Sunday, August 28, 2016


Movie Review : Rustom
Director : Dharmendra Suresh Desai 
Genre : Crime, Mystery
Language : Hindi
Released : 2016
Starring : Akshay Kumar, Ileana, Pawan Malhotra, Sachin Khedekar
My Rating : 6 out of 10

In late 1950, a naval officer, Kawas Nanavati, returned from his duty to find out that his wife has been having an affair with his best friend. He checked out a gun from the naval armory, killed his friend and surrendered himself to the police. That incident, and the resulting court case has now become well known. A Marathi stage drama, “Aparadh meech kela” was based on it. In Hindi, Gulzar directed “Achanak” starring Vinod Khanna, which I remember watching as a kid, when it was later shown on TV. That movie only borrowed the affair and the murder part, but eschewed the court case and took a different route. It was quite a good movie back then.

The Akshay Kumar starrer, ‘Rustom’, has chosen to stay quite close to the real life story. Some minor details have been changed, like the names of the people involved. The plot is wider than the extramarital affair and revenge. At the same time, many important details, such as a tabloid trying to manipulate public perception, the battle lines drawn along communal lines - Parsi v/s Sindhi - are kept intact.

It’s a story that can make us think hard. Although a murder was committed, the reason is easily understood and something many would empathize with. A soldier risking his life, going away from his family for long duration, and getting betrayed by his wife and his friend. His revenge is a crime according to the law, but still feels justified to some extent. That was indeed the public perception at that time. His pain, his wife’s guilty conscious, the moral ambiguity of his actions, the difference in what the law says vs what people feel is justifiable - these are the right kind of raw ingredients to construct a story that touches us deep inside. The manipulation of public perception, and the communal elements should add to the tension and intrigue.

Unfortunately, Rustom, fails use these ingredients effectively. The movies focuses more on the courtroom drama and widening the plot to include a conspiracy. Which may not have been a problem. But it’s not a riveting court drama, rather it’s full of lame arguments infused with silly humor. The conspiracy that was supposed to shock us also turns out to be something that’s very shallow to start with and it can be easily guessed anyways. In all this, the pain of the betrayal and complex emotional issues surrounding it are subjugated to play a secondary role in the story. I had more expectations because of the association of Neeraj Pandey with the movie. His previous works, Wednesday and Special 26, were quite good.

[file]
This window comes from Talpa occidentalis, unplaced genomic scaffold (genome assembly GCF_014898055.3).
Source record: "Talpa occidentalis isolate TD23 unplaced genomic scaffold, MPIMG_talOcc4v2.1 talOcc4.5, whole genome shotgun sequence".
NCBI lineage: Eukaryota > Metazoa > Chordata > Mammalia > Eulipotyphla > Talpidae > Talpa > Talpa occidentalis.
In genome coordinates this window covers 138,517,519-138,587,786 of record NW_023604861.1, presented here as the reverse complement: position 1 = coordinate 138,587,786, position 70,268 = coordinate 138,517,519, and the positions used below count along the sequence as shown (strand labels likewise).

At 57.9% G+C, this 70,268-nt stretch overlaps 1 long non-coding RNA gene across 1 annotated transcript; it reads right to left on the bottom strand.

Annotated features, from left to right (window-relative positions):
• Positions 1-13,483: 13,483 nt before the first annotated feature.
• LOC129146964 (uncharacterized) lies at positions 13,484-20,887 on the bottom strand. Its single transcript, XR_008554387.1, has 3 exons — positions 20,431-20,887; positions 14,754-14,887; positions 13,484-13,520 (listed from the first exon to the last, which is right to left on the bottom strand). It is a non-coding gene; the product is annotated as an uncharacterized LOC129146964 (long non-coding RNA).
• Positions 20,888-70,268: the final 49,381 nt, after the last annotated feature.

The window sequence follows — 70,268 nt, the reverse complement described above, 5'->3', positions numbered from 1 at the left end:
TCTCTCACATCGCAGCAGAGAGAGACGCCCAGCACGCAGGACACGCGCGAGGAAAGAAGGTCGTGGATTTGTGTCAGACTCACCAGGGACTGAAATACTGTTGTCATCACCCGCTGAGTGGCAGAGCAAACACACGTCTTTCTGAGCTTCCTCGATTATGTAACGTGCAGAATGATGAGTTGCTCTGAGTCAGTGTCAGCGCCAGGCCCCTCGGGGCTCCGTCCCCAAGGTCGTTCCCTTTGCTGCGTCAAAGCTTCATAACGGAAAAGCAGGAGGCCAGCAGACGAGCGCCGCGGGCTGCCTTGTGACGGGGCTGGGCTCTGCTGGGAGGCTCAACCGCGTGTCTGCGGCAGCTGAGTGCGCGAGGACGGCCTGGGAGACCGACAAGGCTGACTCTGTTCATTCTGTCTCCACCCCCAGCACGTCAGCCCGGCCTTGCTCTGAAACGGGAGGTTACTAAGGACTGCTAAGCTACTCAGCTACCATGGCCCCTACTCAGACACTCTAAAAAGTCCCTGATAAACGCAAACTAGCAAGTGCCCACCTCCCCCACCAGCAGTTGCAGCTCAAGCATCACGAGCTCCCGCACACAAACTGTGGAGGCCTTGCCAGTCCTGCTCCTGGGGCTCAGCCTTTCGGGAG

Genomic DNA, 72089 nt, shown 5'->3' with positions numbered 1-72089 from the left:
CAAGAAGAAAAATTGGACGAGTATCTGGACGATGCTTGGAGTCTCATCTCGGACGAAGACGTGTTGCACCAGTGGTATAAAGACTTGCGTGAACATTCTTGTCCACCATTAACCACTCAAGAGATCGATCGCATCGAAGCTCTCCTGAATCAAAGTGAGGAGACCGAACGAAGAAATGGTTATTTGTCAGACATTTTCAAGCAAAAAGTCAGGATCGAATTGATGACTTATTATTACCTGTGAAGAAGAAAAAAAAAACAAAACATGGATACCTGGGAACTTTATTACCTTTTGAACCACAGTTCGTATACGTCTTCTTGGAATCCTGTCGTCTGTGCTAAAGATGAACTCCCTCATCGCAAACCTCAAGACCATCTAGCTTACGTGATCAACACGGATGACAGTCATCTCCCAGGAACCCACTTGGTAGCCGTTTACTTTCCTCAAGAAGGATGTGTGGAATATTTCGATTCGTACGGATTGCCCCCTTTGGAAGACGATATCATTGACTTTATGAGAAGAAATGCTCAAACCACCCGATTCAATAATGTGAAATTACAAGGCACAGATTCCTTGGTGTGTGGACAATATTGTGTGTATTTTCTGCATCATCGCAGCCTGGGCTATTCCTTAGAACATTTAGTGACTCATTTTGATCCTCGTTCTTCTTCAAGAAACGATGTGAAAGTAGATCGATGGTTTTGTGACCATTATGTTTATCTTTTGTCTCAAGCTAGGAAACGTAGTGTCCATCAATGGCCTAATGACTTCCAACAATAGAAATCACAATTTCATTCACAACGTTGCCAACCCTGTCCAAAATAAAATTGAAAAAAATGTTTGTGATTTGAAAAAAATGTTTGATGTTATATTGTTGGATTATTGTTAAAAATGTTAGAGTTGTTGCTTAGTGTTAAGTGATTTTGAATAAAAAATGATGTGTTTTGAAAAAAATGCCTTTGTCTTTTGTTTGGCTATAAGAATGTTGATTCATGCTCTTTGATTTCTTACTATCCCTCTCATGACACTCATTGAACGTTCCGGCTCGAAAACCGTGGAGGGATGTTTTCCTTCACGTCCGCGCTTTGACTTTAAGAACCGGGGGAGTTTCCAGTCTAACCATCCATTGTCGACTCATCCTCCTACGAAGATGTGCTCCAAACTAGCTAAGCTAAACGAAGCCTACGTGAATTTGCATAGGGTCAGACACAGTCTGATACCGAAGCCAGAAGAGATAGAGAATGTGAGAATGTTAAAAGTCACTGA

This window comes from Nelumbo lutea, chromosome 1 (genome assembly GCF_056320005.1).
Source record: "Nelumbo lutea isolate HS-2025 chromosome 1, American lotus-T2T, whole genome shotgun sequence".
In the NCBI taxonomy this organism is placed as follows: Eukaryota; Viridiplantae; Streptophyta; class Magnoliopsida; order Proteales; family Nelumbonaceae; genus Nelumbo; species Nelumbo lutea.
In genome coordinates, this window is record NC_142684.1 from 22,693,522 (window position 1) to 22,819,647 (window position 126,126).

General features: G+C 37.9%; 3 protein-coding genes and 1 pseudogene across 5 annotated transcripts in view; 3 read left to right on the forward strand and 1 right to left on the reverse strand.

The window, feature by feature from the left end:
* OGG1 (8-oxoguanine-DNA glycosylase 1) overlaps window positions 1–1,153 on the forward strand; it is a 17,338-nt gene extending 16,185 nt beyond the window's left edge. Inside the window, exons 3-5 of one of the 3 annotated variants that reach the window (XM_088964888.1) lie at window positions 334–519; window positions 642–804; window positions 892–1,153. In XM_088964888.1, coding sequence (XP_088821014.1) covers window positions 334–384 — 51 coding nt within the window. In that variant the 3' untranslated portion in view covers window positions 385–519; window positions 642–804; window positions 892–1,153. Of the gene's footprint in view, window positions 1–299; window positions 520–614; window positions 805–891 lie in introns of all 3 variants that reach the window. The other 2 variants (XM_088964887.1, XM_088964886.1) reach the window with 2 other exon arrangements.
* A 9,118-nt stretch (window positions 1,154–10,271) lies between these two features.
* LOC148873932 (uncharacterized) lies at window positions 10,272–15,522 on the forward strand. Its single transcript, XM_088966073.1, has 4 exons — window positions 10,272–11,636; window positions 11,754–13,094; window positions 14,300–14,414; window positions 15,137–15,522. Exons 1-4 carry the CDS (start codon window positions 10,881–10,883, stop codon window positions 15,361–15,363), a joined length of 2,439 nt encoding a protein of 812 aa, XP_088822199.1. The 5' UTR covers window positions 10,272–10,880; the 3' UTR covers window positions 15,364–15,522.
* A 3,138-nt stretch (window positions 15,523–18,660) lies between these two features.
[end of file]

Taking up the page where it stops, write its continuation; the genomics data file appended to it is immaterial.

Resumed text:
The focus of the presentation has issues, but the rest of the effort is on the par. Acting is on the mark by almost everyone. Akshay Kumar has evolved into a dependable actor for such serious roles. No one else has comparable screen time, but they all do well with their roles. The setting of the movie is from late 50s, early 60s, and it’s done well. The camerawork is splendid, and the warm hues added to the print make it visually interesting.

As a chess buff, I have to mention this. The chess game played between Rustom and the police inspector is accurate. In chess world, the move sequence is famously known as 'Legal's Mate', and is often taught to the beginners. Kudos to the film makers for getting it right.

I only have a lukewarm recommendation for this movie. It’s definitely a decent attempt to make a movie that’s different from most commercial Bollywood movies, and I appreciate that. In my opinion, it should have been more serious, more emotional.

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